UNCASVILLE, Connecticut – Jose Nunez got off to a strong start Wednesday night, but he didn’t do enough to beat Aram Avagyan.

The Panamanian prospect defeated Armenia’s Avagyan on one scorecard, but their eight-round, super featherweight fight resulted in an eight-round majority draw at Mohegan Sun Arena. Judge Peter Hary scored Nunez a 77-75 winner, yet judges Tom Carusone and John McKaie scored the action even (76-76).

Nunez (11-0-2, 4 KOs) and Avagyan (10-0-2, 4 KOs) both remained unbeaten, though neither boxer moved forward, toward a bigger fight.

“There was no justice tonight,” Nunez said. “It’s not fair. I won the first four rounds and closed out the last one as well. I executed the game plan really well. I knew he was a tough opponent, so I needed to slow him down by attacking the body and that’s exactly what I did. I definitely felt like I hurt him. I got him with a big uppercut, and from the fourth round on, he was gushing blood.”

Avagyan also believes he deserved the victory.

“I definitely did enough to get the win,” Avagyan said. “It doesn’t make sense to me. He never hurt me. I got hit with some body shots, but I blocked everything. Every big shot he threw, he missed. I thought I fought a good fight and deserved the win. I’m not interested in a rematch if it’s going to be judged like that. If it’s going to be fair, then yes, I would fight him again.”

Nunez opened the eighth and final round by attacking Avagyan’s body. Perhaps sensing he needed to win that round, Nunez never stopped punching in those final three minutes, even as Avagyan kept pressuring him.

Nunez got back to sticking and landing in the opening minute of the seventh round. Avagyan backed up Nunez later in the seventh round and landed several combinations as Nunez attempted to fend him off.

Nunez went down with about 1:20 to go in the sixth round, but referee Johnny Callas ruled Avagyan tripped him to the canvas. Neither fighter was particularly sharp in that sixth round.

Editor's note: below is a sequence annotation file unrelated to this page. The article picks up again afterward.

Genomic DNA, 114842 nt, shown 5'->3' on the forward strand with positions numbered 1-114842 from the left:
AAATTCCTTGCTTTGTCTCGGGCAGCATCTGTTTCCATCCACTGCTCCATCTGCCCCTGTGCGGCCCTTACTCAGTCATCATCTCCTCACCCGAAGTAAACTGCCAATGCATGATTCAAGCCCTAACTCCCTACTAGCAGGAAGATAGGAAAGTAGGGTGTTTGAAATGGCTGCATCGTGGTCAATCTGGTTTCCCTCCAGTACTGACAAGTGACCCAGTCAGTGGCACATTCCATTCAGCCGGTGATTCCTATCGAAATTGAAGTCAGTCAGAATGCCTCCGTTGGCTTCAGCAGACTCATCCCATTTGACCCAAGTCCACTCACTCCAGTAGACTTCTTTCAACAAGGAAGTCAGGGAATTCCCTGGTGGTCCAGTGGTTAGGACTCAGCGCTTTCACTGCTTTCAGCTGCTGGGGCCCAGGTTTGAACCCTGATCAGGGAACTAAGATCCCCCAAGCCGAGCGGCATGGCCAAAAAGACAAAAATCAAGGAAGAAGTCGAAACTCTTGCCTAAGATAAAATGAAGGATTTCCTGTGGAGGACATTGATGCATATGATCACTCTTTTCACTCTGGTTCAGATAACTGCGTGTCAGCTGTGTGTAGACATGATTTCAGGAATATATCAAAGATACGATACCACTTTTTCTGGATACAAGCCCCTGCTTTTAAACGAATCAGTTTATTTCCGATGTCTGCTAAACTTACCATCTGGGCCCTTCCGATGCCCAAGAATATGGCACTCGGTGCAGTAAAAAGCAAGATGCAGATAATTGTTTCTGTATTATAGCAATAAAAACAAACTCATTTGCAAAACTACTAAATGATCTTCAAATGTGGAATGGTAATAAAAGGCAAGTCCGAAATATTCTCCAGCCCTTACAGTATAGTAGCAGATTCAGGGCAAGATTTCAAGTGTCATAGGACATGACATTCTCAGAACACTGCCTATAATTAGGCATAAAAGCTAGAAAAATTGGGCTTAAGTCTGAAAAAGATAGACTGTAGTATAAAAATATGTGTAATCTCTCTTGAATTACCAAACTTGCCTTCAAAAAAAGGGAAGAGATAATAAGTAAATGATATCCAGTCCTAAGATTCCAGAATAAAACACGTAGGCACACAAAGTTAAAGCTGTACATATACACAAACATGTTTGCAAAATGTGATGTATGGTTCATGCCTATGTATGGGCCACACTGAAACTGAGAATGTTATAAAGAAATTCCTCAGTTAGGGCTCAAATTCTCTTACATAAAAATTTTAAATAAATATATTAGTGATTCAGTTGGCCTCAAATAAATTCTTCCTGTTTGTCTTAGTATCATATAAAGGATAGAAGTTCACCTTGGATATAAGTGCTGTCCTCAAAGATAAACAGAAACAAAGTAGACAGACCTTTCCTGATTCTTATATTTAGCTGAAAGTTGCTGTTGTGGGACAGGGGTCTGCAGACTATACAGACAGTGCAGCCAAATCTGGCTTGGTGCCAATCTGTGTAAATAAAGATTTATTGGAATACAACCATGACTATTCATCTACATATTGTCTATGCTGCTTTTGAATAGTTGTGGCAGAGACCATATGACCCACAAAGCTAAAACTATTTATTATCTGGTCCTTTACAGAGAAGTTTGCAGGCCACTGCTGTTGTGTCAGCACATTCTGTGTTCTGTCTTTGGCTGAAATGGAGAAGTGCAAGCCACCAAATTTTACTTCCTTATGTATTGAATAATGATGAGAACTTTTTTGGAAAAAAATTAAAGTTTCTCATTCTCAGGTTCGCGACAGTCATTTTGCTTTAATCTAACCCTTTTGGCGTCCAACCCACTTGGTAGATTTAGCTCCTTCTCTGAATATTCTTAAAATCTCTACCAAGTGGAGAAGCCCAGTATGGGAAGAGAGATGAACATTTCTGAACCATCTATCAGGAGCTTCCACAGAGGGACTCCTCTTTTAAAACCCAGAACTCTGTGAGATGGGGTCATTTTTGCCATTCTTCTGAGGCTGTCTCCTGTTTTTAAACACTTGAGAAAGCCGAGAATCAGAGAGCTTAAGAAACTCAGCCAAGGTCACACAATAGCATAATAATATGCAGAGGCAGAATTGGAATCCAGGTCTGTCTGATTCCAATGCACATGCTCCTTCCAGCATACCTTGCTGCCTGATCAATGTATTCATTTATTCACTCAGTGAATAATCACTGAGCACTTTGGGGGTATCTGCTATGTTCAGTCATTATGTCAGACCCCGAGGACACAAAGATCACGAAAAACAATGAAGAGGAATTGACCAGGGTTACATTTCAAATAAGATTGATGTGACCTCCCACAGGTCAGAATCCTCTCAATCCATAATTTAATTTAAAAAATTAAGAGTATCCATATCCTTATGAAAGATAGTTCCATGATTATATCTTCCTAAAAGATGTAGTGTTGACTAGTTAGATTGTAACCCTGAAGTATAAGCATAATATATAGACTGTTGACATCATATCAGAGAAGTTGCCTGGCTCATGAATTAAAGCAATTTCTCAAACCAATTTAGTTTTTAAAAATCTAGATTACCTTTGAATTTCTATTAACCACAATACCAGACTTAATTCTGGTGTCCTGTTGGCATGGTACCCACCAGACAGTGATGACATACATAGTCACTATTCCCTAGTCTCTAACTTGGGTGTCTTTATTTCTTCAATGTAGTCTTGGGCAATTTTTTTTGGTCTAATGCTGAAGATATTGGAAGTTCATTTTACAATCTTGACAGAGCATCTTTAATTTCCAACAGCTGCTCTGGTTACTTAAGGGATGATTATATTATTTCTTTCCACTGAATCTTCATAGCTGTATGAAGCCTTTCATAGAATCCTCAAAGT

Avagyan landed the harder punches during the fifth round, when a tiring Nunez often moved away from him and held.

Nunez continued hitting Avagyan to his body in the first half of the fourth round. Avagyan’s left hook landed flush with just under a minute to go in the fourth round.

Nunez swung wildly at times in the fourth round, but Avagyan couldn’t make him pay with any of his counter shots.

Nunez caught Avagyan with two effective left hands to the body in the opening minute of the third round. Avagyan pressed forward for much of the third round, but Nunez landed a variety of punches on him.

Avagyan did drill Nunez with a right hand that stopped Nunes in his tracks just before the third round ended.

Nunez landed a left uppercut just before the midway mark of the second round. Nunez landed a right to Avagyan’s body with just under a minute remaining in that second round.

Callas warned Avagyan for hitting Nunez behind his head toward the end of the second round.

Nunez was the aggressor and the busier boxer during the first round, but Avagyan landed a pair of straight right hands – one with just over a minute to go in the opening round and another about 10 seconds later. Avagyan also nailed Nunez with a left hook just before the first round ended.

This ‘ShoBox’ broadcast was supposed to start Wednesday night with an eight-round, featherweight fight between Martino Jules (10-0, 2 KOs), of Allentown, Pennsylvania, and Puerto Rico’s Pedro Marquez (12-1, 8 KOs). Marquez pulled out of their fight Wednesday morning, when he felt ill and was advised not to box by a doctor at a local hospital. 

Keith Idec is a senior writer/columnist for BoxingScene.com. He can be reached on Twitter @Idecboxing.